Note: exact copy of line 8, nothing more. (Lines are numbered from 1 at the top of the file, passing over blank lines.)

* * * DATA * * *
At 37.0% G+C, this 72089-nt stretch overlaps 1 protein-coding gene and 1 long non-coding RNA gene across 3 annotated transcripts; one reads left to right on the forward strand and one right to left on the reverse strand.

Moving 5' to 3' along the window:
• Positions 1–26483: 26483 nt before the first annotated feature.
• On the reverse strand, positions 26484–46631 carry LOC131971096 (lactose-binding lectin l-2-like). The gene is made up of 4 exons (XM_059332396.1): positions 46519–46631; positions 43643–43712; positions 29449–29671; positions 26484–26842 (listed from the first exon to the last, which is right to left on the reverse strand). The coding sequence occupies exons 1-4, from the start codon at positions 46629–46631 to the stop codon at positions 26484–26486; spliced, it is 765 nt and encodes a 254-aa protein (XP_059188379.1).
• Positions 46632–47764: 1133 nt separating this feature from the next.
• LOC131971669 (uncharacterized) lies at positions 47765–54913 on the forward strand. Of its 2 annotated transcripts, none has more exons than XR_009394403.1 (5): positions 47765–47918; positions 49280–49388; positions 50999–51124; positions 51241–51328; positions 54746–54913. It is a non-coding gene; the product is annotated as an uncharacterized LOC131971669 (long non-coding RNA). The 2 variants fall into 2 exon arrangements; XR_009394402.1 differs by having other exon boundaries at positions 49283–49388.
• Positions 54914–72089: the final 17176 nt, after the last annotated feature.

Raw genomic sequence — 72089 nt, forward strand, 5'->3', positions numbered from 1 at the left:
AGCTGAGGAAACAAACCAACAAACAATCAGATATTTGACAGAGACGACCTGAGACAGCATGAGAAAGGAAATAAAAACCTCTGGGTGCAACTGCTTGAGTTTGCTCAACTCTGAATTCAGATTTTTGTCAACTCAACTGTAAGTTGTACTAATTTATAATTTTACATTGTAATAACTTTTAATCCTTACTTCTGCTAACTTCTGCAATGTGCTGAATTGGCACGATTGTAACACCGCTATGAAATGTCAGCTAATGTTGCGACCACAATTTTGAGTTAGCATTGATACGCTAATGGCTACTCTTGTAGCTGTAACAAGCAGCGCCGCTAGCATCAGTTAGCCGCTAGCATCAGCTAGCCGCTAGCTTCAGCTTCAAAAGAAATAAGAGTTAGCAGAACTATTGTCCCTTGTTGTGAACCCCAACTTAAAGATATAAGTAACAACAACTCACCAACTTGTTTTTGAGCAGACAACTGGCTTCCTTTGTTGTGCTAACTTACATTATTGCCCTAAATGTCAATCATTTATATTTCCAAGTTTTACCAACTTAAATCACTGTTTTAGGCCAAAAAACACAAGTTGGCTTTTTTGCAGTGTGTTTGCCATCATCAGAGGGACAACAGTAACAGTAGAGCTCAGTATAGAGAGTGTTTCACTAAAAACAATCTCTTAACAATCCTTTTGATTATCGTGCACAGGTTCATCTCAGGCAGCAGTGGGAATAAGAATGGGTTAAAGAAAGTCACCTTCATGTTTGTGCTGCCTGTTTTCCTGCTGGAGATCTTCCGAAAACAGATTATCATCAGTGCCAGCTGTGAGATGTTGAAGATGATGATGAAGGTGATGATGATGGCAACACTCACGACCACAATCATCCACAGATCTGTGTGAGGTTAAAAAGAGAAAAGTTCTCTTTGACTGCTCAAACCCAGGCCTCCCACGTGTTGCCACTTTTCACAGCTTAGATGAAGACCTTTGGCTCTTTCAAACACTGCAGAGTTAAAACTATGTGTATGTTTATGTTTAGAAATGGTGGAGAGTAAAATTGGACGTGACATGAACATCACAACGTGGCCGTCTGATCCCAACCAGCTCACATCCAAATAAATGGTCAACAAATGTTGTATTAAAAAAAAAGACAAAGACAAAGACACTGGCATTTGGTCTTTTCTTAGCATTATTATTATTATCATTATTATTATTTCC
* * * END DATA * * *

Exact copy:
Raw genomic sequence — 72089 nt, forward strand, 5'->3', positions numbered from 1 at the left: